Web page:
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Swallow the Ocean

A Memoir

List Price: $16.95

February 1, 2009 | Paperback | 5.5 x 8.3, 288 Pages | ISBN 9781582434612
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"[S]killed and lyrical." —Washington Post

When Laura Flynn was a little girl, her beautiful, dynamic mother was the center of her imagination. Sally Flynn engaged her three daughters in rounds of elaborate games and felt great maternal joy at their smallest accomplishments. It wasn’t long, however, before Sally’s fun-loving side became slowly and methodically absorbed by madness. Whether it was accusing Laura’s father of trying to win her over to the side of Satan, or buying only certain products that were evil-free, glimmers of her mother’s future paranoia grew brighter as Laura’s early years passed. But as her parents divorced and her father struggled to gain custody, these symptoms bloomed in earnest, and the three girls united in flights of fancy of the sort their mother taught them so that they might deflect the danger threatening their fragile family.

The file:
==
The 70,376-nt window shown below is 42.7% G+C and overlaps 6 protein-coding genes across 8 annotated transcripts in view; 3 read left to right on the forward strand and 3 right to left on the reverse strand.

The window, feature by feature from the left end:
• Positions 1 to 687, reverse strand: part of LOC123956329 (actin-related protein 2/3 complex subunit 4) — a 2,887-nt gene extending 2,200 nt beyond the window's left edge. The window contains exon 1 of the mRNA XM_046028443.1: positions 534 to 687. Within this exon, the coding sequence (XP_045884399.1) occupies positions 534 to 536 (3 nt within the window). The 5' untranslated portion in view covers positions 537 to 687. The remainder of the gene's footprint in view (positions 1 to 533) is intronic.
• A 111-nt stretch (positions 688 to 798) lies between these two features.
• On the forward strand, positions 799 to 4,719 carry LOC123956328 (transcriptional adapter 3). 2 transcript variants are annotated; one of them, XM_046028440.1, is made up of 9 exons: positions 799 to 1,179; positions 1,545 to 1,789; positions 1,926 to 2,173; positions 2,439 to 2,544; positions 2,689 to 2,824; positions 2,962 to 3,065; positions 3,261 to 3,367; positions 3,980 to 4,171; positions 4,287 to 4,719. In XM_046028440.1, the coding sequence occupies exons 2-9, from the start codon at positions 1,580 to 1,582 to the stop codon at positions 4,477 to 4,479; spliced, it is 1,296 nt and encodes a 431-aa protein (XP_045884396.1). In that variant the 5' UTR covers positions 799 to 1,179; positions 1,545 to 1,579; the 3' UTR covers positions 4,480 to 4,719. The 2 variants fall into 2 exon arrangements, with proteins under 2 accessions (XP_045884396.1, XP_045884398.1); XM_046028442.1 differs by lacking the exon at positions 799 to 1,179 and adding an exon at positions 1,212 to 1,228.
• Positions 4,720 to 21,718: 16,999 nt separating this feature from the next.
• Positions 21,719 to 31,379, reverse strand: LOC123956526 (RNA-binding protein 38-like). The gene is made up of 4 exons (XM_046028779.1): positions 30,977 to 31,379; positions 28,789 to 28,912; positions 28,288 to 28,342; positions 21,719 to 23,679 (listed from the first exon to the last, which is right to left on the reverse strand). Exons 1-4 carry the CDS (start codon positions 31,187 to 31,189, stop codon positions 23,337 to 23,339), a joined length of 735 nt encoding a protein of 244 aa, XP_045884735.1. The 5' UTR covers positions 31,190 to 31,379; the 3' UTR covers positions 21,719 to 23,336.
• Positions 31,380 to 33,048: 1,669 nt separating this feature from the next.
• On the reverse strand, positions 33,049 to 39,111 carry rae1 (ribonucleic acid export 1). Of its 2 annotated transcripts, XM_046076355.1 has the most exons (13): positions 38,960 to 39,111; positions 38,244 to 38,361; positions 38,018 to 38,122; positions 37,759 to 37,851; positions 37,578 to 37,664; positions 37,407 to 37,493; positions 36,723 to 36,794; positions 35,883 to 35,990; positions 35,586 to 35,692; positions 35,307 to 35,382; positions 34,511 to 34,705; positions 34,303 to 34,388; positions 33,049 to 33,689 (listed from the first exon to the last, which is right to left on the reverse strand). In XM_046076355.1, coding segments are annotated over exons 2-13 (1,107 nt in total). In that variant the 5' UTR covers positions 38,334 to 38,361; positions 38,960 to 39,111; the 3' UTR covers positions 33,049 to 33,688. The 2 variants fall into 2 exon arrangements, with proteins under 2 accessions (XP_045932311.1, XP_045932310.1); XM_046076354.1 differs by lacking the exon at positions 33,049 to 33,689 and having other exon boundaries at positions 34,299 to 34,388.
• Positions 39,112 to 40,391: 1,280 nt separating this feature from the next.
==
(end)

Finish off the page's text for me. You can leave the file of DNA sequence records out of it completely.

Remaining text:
Set in 1970s San Francisco, Swallow the Ocean is redolent with place. In luminous prose, this memoir paints a most intimate portrait of what might have been a catastrophic childhood had Laura and her sisters not been resilient and determined enough to survive their environment even as they yearned to escape it.

LAURA FLYNN, a native of San Francisco, currently teaches writing at the University of Minnesota, Minneapolis, where she lives with her husband.


“[S]killed and lyrical.” —Washington Post

“[A] heartbreaking page-turner.” —San Francisco Chronicle

Swallow the Ocean will swallow you whole then wash over you with love. It is a beautifully written memoir of a girl’s, then a woman’s desire, and need, to connect with a mother who continues to slip further and further away. Poetic and masterful, this is a memoir you won’t soon forget.” —Edwidge Danticat, author of Brother, I’m Dying

“Laura Flynn’s Swallow the Ocean is an unforgettable memoir about growing up in the care of a schizophrenic mother. It is also about enchantment. Beautifully written, the book gains force and momentum in its depiction of an ongoing childhood nightmare that seems, to those experiencing it, almost ordinary. It demonstrates how resilient children can be, how a milieu can shape a child, and how wonderful the ‘normal’ can appear to be to a child who has been excluded from it.” —Charles Baxter, author of The Feast of Love 

“A remarkable accomplishment—-this family tragedy that refuses to be tragic, unfolding with novelistic power and the dignity of faithful documentation. Laura Flynn has given us an indispensable memoir, luminous and strangely heartening, a work of consummate grace and hard-won buoyancy. It’s a triumph of spirit and a mesmerizing read.” —Patricia Hampl, author of The Florist’s Daughter

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